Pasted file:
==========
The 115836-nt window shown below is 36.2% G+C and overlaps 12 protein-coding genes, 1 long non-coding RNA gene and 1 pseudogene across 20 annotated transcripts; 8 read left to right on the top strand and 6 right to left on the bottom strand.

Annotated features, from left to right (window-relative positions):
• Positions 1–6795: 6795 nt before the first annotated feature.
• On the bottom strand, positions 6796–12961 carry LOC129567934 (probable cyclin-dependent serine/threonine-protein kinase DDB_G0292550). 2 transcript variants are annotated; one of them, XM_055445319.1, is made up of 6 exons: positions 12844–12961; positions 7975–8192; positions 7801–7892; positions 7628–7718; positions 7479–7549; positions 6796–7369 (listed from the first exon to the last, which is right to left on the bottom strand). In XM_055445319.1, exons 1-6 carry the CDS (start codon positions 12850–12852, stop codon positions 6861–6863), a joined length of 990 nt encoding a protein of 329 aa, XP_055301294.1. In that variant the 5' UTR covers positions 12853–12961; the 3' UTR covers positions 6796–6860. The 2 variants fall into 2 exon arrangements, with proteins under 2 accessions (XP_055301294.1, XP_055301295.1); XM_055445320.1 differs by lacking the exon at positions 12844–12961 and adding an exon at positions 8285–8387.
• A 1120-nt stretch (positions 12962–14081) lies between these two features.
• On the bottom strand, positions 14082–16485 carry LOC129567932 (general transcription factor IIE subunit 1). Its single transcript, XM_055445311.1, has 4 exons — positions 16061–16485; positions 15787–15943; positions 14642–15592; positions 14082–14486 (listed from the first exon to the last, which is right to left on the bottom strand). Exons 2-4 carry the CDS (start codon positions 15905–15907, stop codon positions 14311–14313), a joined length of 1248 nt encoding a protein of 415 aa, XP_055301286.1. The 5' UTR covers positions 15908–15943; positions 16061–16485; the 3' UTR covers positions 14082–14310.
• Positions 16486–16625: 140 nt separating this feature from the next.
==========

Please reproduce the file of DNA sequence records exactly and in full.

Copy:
The 115836-nt window shown below is 36.2% G+C and overlaps 12 protein-coding genes, 1 long non-coding RNA gene and 1 pseudogene across 20 annotated transcripts; 8 read left to right on the top strand and 6 right to left on the bottom strand.

Annotated features, from left to right (window-relative positions):
• Positions 1–6795: 6795 nt before the first annotated feature.
• On the bottom strand, positions 6796–12961 carry LOC129567934 (probable cyclin-dependent serine/threonine-protein kinase DDB_G0292550). 2 transcript variants are annotated; one of them, XM_055445319.1, is made up of 6 exons: positions 12844–12961; positions 7975–8192; positions 7801–7892; positions 7628–7718; positions 7479–7549; positions 6796–7369 (listed from the first exon to the last, which is right to left on the bottom strand). In XM_055445319.1, exons 1-6 carry the CDS (start codon positions 12850–12852, stop codon positions 6861–6863), a joined length of 990 nt encoding a protein of 329 aa, XP_055301294.1. In that variant the 5' UTR covers positions 12853–12961; the 3' UTR covers positions 6796–6860. The 2 variants fall into 2 exon arrangements, with proteins under 2 accessions (XP_055301294.1, XP_055301295.1); XM_055445320.1 differs by lacking the exon at positions 12844–12961 and adding an exon at positions 8285–8387.
• A 1120-nt stretch (positions 12962–14081) lies between these two features.
• On the bottom strand, positions 14082–16485 carry LOC129567932 (general transcription factor IIE subunit 1). Its single transcript, XM_055445311.1, has 4 exons — positions 16061–16485; positions 15787–15943; positions 14642–15592; positions 14082–14486 (listed from the first exon to the last, which is right to left on the bottom strand). Exons 2-4 carry the CDS (start codon positions 15905–15907, stop codon positions 14311–14313), a joined length of 1248 nt encoding a protein of 415 aa, XP_055301286.1. The 5' UTR covers positions 15908–15943; positions 16061–16485; the 3' UTR covers positions 14082–14310.
• Positions 16486–16625: 140 nt separating this feature from the next.